Editor's Note: No two successful performance management programs are the same, but all successful performance management programs share common principles. To shed some light on what separates a good company from a great company with regard to performance management, DC VELOCITY will publish a column on one of the 12 Commandments of Successful Performance Management each month. This month we will drill into the sixth commandment: Anticipate.
The Sixth Commandment
Anticipate: Look to the future, not the past
For the medium-sized third-party logistics provider (3PL), the future couldn't be brighter. Not only was it ramping up to serve several major contracts, but the division was performing superbly and it had the metrics to prove it. Take the monthly financial reports—sales revenue was up 40 percent over the previous year, and the distribution cost per case shipped had dropped. Operations reports showed equally solid results: 97 percent of orders were being delivered on time and lines shipped per employee were running well above projections. The four-month safety stock the company had maintained as part of the ramp-up agreement had been trimmed to one month's worth. And by bringing new suppliers on board, the company had cut raw materials prices by an average of 12 percent. Life was as good as it gets.
The 12 Commandments of
1 Focus: Know your goals
At another medium-sized 3PL, the outlook couldn't have been more different. This one too had several major contracts ramping up, but here, trouble loomed. To begin with, the ramp-up had stretched personnel far too thin. As a result, employee turnover was up 10 percent, and the DC had just lost two key department heads. And the problems weren't confined to labor; the purchasing department had worries of its own. Like the first company, it had a month's worth of inventory, but here managers were running scared. They were working with a stable of new suppliers of unproven reliability, and they feared widespread out-of-stocks if suppliers didn't begin shipping replenishment orders soon.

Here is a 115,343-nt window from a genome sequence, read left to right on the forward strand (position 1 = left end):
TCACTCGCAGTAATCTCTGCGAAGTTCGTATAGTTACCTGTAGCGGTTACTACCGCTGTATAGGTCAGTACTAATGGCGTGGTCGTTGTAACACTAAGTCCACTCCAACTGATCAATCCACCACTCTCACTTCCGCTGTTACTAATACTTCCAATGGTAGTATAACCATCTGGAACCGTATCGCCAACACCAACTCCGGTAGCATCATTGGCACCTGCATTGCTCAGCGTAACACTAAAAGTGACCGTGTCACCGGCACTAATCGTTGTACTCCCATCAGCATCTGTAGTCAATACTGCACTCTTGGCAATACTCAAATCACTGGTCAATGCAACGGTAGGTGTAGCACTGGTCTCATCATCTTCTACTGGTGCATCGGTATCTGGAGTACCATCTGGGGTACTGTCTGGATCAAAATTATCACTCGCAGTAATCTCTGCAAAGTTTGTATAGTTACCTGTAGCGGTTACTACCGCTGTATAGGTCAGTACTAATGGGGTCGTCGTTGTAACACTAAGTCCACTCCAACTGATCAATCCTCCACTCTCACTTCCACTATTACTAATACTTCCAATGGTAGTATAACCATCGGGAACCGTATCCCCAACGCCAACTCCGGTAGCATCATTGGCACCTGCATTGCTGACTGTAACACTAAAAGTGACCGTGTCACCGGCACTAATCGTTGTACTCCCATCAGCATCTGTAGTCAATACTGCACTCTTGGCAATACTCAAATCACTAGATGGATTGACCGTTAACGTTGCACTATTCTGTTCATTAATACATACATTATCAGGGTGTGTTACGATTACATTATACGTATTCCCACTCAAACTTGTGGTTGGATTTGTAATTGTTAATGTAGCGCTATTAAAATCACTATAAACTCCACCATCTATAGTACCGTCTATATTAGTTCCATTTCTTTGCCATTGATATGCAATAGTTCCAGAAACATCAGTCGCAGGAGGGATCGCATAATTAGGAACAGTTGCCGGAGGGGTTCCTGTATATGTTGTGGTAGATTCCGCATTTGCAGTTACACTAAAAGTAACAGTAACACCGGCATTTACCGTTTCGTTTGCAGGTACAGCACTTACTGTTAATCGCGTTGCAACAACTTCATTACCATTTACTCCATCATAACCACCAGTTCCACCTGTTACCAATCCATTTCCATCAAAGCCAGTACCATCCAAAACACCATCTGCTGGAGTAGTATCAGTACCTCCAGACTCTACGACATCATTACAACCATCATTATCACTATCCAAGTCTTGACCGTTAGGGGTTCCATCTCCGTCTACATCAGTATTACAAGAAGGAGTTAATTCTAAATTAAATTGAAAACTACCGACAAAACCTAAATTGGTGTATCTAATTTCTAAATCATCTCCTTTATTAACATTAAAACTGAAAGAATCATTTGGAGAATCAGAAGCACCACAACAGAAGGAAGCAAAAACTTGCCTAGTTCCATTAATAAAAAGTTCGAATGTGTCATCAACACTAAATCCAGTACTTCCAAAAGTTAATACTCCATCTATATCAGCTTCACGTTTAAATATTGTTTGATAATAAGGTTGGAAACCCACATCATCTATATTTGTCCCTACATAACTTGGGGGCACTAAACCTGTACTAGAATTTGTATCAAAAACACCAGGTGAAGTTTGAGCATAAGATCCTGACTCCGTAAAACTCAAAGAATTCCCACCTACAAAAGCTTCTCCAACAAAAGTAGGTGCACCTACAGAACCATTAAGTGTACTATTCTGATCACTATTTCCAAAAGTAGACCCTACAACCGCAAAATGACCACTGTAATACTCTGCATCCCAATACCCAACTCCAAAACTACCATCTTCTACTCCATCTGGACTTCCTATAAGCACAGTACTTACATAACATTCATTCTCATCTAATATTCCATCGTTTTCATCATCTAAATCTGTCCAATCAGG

The strange part is, these companies are one and the same.
How could a single company's future look so bright and so gloomy at the same time? It's a matter of which metrics you look at. Many times companies track their performance using traditional financial and operations reports gathered from their ERP and WMS systems. That's a mistake. These systems may be great sources of data, but they tend to provide "lagging indicators," detailed records of what happened in the past that tell you nothing about the future.
That's a bit like cruising down the highway at 90 mph without headlights. Drive that way and sooner or later, you'll end up in a ditch. It's no different with business. Without headlights—something to illuminate your path and warn you of upcoming danger—you're courting disaster. A recent study that compared stock prices before and after the reporting of a major supply chain glitch showed that once the blunder was made public, stock values tumbled more than 30 percent on average.
Instead of relying on those lagging indicators, make sure your metrics also include "leading indicators," measures that are predictive of future results and can be adjusted before it's too late. Leading indicators might include any of the following: supply base performance, process quality, motivated workforce, service-level quality, customer satisfaction, overtime costs, average order size and average open order size, discounted units, inventory average cost, average inventory age, lost sales and manufacturing DPPM (defective parts per million).
You'll be glad you did. With a set of good leading performance indicators to serve as "headlights," you're less likely to miss areas of opportunity and more likely to have time to swerve in the face of oncoming danger.